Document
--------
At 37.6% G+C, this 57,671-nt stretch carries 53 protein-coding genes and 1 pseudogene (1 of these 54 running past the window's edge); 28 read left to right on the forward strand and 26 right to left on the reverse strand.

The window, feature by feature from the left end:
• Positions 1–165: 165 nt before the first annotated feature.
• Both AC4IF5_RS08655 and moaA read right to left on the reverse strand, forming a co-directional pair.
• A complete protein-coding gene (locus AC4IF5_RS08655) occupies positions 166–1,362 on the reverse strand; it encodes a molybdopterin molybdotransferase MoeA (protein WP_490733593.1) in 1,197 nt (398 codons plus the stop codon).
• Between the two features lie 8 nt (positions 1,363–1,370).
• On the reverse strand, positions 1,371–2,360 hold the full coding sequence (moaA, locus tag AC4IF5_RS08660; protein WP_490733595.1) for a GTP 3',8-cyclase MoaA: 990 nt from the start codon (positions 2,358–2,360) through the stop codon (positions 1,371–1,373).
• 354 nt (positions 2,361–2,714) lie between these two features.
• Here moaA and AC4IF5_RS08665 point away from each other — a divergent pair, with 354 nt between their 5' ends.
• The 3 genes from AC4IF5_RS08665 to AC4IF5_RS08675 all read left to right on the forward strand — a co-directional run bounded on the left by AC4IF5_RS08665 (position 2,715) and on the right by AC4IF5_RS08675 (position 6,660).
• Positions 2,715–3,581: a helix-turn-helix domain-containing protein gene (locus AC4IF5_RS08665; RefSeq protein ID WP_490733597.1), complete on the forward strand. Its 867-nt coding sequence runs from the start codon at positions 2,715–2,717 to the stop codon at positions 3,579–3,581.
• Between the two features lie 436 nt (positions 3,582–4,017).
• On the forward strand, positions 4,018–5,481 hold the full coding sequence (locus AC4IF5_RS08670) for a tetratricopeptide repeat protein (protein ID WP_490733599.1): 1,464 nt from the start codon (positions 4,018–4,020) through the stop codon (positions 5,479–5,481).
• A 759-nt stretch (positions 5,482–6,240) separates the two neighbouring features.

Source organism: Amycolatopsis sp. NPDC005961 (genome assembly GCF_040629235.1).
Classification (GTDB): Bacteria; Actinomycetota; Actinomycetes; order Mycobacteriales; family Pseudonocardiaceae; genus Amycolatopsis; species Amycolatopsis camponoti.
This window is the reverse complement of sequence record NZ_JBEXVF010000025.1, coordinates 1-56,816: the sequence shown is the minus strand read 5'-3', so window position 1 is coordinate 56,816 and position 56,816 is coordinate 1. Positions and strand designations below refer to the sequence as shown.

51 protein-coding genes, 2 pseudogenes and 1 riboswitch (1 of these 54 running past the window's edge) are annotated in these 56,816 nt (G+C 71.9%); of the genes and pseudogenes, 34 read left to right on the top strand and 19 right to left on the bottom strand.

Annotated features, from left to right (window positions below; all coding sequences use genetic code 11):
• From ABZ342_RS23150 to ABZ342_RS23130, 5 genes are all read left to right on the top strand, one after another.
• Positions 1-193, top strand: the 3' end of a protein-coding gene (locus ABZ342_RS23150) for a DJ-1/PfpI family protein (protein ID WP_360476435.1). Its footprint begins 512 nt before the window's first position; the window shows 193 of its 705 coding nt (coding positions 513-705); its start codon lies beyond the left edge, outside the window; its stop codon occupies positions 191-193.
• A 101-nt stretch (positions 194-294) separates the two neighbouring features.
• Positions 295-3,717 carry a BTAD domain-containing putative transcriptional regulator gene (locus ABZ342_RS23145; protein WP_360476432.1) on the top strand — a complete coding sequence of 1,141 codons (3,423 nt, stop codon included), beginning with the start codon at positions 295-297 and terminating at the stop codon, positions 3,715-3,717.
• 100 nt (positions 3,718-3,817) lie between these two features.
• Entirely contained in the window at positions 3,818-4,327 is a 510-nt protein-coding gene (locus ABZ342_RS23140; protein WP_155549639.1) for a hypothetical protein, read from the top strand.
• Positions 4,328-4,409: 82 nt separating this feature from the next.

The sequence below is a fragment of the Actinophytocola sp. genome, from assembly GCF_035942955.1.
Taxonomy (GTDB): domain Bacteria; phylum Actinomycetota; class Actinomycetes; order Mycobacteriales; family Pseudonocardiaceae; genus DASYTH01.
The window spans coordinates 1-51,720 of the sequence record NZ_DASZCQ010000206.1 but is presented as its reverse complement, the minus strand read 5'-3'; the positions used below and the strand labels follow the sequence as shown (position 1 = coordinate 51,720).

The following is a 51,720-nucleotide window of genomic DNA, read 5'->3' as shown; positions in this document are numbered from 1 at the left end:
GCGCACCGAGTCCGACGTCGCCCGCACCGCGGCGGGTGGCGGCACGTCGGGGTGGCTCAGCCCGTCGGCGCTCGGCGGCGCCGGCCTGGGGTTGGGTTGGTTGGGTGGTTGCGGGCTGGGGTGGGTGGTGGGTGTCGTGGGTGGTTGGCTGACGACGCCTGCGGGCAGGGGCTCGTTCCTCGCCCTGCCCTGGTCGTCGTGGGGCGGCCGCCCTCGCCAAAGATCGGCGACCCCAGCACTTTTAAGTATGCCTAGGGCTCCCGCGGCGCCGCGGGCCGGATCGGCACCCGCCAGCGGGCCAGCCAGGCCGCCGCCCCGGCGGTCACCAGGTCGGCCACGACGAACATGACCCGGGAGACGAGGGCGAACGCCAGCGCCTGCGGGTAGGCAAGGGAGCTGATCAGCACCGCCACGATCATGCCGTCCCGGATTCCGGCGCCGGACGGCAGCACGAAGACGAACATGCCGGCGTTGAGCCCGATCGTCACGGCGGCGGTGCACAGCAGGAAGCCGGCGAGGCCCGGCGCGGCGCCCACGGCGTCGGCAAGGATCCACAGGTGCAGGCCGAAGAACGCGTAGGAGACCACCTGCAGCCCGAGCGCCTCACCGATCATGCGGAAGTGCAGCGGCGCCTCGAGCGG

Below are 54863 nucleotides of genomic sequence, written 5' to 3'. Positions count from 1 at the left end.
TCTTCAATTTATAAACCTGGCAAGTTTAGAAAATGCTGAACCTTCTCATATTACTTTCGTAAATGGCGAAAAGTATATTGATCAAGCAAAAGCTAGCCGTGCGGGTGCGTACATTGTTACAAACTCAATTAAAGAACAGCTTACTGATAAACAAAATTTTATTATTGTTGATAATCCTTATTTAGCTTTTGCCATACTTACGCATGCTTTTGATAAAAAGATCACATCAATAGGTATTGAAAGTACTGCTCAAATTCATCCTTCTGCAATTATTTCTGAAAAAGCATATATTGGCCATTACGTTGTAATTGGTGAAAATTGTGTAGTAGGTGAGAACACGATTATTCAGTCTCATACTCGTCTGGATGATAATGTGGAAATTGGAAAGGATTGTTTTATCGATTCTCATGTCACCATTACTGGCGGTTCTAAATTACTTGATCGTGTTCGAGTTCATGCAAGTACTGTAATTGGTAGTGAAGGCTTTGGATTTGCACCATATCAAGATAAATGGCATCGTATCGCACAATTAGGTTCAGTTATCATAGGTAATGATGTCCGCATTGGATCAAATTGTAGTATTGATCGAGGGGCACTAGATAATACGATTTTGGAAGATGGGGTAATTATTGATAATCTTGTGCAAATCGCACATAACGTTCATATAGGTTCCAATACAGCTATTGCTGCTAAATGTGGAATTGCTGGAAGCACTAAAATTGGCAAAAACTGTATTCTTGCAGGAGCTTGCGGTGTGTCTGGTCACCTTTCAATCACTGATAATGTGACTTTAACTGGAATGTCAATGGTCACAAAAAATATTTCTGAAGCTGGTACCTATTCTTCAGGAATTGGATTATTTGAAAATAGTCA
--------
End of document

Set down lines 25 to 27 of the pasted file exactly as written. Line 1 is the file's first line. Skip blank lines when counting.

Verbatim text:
• Entirely contained in the window at positions 3,818-4,327 is a 510-nt protein-coding gene (locus ABZ342_RS23140; protein WP_155549639.1) for a hypothetical protein, read from the top strand.
• Positions 4,328-4,409: 82 nt separating this feature from the next.

The sequence below is a fragment of the Actinophytocola sp. genome, from assembly GCF_035942955.1.